Preventing substance misuse offers only small steps forward

Preventing substance misuse offers only small steps forward
20 February 2012

Getting young people off drugs is known to be difficult. Therapies that work well with violence and offending seem less effective when applied to substance misuse. The most promising results in terms of the initial engagement and retention of young people in interventions, the actual usage of drugs and better family functioning come from programs offering some kind of family therapy.

Innovations in this area are constantly evolving and one initiative is brief strategic family therapy (BSFT). A team of US researchers have explored whether this produces better outcomes than more commonly employed community-based outpatient methods.

BSFT seeks to reduce behavior problems by improving family relationships, working with community institutions, such as schools, and engaging young people who are hard to reach and keep in programs.

The therapy is based on the assumption that each family has its own unique characteristics and it is only when members interact that these properties emerge. As this “system” influences all members, the family must be viewed as a whole rather than as the composite sum of the individuals or groups that comprise it. In BSFT, this view of the family system is evident in assumptions that the family is a system with interdependent and interrelated parts; the behavior of one family member can only be understood in context; and interventions must be implemented at the family level and acknowledge the complex relationships therein.

A BSFT project with young Hispanic substance abusers in Florida showed good results but it is unclear whether these benefits would apply to other ethnic groups. To examine this, adolescent drug users from 480 ethnically diverse families and 49 agency therapists involved with eight treatment facilities across the US were randomly allocated to two groups: one receiving BSFT and the other treatment as usual. Of the 480 young people, 377 were male and 267 were from backgrounds other than Hispanic/Latino. Three quarters were referred from the juvenile justice system and only a quarter lived with both birth parents. The young people were followed-up for one year using self-report questionnaires and urine tests.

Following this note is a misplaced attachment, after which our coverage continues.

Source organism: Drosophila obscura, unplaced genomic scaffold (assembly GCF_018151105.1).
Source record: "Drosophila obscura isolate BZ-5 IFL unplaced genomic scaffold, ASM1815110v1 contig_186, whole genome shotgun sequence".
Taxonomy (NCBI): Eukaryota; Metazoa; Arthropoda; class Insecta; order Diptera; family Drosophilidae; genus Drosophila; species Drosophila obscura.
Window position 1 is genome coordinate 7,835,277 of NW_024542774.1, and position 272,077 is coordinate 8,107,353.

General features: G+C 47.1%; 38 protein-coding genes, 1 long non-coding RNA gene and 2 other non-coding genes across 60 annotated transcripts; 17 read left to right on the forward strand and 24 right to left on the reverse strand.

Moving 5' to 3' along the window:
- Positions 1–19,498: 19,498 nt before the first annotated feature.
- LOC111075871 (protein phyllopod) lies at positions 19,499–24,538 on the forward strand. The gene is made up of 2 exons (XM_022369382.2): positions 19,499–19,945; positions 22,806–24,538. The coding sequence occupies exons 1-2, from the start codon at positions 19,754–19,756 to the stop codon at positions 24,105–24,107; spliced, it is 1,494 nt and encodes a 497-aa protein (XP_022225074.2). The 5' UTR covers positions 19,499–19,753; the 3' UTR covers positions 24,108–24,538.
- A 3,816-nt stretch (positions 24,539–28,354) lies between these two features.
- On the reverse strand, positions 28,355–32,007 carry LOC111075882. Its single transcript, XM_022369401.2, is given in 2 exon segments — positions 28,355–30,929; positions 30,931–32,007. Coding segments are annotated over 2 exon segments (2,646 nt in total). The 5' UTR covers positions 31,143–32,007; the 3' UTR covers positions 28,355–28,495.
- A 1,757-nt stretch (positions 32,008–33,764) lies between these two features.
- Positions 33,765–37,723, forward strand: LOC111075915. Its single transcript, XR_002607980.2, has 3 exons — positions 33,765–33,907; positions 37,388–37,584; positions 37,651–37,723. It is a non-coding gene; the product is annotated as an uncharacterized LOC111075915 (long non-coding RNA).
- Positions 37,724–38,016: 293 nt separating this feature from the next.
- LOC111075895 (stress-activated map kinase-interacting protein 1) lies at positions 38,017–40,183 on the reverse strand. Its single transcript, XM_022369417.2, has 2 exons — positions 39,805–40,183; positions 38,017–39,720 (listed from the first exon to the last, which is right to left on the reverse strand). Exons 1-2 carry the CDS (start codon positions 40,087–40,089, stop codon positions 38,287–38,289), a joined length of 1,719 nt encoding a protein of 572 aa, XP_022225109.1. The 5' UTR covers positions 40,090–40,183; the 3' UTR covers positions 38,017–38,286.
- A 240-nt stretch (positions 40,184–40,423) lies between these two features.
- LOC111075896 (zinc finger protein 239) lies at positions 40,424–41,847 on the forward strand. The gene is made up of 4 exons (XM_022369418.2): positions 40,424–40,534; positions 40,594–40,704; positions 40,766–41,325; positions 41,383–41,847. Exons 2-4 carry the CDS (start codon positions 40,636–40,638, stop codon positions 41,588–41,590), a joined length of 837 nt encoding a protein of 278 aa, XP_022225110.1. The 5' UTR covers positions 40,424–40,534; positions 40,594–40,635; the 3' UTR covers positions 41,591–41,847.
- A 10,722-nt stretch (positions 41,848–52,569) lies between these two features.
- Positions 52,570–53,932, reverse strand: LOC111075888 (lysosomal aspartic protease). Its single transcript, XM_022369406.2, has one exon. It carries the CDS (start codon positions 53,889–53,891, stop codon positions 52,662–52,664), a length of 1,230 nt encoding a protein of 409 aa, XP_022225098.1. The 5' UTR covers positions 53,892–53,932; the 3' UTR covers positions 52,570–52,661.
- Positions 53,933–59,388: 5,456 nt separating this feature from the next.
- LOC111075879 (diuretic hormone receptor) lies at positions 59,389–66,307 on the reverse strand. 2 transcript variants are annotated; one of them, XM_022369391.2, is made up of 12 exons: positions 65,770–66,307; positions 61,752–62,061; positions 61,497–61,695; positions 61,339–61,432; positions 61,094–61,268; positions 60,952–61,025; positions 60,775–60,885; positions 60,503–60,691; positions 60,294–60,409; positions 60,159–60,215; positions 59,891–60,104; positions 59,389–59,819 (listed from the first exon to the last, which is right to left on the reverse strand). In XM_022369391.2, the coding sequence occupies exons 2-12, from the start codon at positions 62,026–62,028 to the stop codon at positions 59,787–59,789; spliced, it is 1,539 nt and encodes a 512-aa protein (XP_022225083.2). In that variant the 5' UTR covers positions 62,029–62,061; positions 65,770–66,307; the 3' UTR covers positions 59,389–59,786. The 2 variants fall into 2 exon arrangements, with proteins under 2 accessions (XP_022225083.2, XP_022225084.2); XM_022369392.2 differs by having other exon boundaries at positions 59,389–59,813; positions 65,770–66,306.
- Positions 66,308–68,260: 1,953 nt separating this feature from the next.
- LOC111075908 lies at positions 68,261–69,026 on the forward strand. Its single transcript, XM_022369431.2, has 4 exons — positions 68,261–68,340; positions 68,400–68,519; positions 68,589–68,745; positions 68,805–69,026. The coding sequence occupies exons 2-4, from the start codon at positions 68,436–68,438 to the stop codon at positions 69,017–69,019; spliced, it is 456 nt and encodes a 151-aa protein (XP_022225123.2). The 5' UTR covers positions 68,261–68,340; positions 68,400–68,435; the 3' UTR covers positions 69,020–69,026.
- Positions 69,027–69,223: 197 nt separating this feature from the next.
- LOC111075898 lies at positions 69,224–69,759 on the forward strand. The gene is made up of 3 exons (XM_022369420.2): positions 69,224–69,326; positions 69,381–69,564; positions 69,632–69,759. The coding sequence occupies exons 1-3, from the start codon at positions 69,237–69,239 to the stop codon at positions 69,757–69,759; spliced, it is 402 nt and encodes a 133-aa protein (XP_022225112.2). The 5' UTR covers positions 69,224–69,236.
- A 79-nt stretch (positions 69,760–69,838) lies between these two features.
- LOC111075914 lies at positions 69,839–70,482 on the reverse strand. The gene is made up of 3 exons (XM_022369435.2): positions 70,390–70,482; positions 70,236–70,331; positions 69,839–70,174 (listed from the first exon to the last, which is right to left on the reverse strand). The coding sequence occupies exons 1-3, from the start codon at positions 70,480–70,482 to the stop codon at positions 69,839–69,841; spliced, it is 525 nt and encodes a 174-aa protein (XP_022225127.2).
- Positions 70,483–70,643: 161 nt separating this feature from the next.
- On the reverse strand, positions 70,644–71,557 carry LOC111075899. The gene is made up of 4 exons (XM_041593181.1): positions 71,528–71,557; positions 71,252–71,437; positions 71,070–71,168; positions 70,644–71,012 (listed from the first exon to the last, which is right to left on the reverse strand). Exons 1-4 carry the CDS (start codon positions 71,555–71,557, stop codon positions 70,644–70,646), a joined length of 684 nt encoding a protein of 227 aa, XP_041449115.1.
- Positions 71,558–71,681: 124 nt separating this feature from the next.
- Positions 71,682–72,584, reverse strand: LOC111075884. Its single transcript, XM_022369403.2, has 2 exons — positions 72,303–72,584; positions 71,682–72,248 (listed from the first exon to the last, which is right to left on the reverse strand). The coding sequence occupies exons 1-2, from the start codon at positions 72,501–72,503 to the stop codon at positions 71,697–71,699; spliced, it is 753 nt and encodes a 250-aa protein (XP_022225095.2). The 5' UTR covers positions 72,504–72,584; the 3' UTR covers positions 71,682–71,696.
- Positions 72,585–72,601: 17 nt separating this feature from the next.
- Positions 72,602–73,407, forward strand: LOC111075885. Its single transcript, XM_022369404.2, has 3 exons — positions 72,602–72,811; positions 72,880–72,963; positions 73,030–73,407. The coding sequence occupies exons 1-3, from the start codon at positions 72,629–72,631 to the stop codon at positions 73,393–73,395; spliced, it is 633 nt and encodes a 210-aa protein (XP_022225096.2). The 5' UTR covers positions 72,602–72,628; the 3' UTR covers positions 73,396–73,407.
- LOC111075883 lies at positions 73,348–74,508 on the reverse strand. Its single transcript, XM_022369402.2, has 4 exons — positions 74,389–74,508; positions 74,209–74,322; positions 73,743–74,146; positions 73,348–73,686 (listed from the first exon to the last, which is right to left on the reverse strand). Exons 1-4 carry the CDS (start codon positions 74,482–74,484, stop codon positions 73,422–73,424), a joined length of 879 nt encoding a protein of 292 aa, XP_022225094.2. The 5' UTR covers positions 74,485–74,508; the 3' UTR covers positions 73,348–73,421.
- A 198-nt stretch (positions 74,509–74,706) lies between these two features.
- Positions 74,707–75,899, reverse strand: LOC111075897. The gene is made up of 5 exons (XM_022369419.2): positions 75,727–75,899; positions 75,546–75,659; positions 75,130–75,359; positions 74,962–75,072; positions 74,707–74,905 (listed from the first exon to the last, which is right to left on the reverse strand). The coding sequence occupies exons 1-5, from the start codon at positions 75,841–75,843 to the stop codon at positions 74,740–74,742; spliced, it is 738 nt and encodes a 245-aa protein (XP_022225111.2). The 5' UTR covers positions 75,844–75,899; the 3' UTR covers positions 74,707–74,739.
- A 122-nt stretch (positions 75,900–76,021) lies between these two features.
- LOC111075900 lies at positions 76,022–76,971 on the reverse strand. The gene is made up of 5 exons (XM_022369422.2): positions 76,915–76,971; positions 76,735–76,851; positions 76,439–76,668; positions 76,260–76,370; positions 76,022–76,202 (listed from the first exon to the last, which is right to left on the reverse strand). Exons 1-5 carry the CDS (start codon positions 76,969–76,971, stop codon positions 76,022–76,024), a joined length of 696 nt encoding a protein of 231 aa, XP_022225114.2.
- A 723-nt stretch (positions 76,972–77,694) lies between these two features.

No overall differences emerged between the two groups in terms of actual drug use although the BSFT youngsters abused substances less frequently. They were also more engaged with therapy and more likely to stay the course. The proportion receiving BSFT who engaged with the therapy was 88 per cent, compared with 74 per cent who were receiving treatment as usual. Drop-out figures showed similar differences – 40 per cent of the BSFT did not stay the course compared with 56 per cent in the other group. Boys were less likely to engage with treatment, but girls more likely to drop out. In terms of drug use, the two groups showed similar patterns, although the median number of self-reported drug use days was lower for the BSFT group.

This study offers prevention services a method that improves engagement and family functioning and reduces drop-out for an ethnically diverse group and so has implications for wider implementation. However, the amount of substance misuse is less affected. These may seem small contributions compared with the size of the core problem, but it is only by such small steps that progress will be made in difficult areas.

Robbins, M., Feaster, D., Horigian, V. et al. (2011). Brief strategic family therapy versus treatment as usual: Results of a multisite randomized trial for substance abusing adolescents. Journal of Consulting and Clinical Psychology, 79 (6), 713-727.

Other reference:
Szapocznik, J. and Kurtines, W. (2003). Brief Strategic Family Therapy for Adolescent Drug Abuse, NIH Publication No. 03-4751. Bethesda MD: National Institute on Drug Abuse


Brief Strategic Family Therapy (BSFT)

Is designed for children ages 6 to 17 at risk of developing behavior problems and their families. It aims to improve youth behavior by improving family relationships.

Delivered in 12 to 16 family sessions, BSFT proceeds in phases, from the therapist “joining” the family, to “restructuring” family interactions. BSFT, developed by José Szapocznik of the University of Miami, claims to prevent or reduce substance abuse, conduct problems, and delinquency among young people.

Search form

Advertise here

Subscribe to our newsletter

Click here to subscribe to the Prevention Action Newsletter.

Editor's Picks

There is more to the international transfer of prevention programs than just hitting the “copy and paste” buttons. The introduction of the Big Brothers Big Sisters mentoring program to Ireland offers insights into how to succeed.

Few people working with children will have heard the term “prevention scientist,” let alone know what one is or does. Yet this relatively new breed of researcher is behind the growing list of evidence-based programs being promoted in western developed countries. A new publication puts them under the microscope.

Crime and antisocial behavior prevention efforts have flourished over the last 10 years in the US. This progress can and should be used to help communities improve the life chances of their young people, a recent update urges.

Given the well-known barriers to implementing evidence-based programs, is it better to identify their discrete elements and trust practitioners to combine them in tailored packages depending on the needs of the child and family in question?

The final official review on child protection offers a shakeup of services.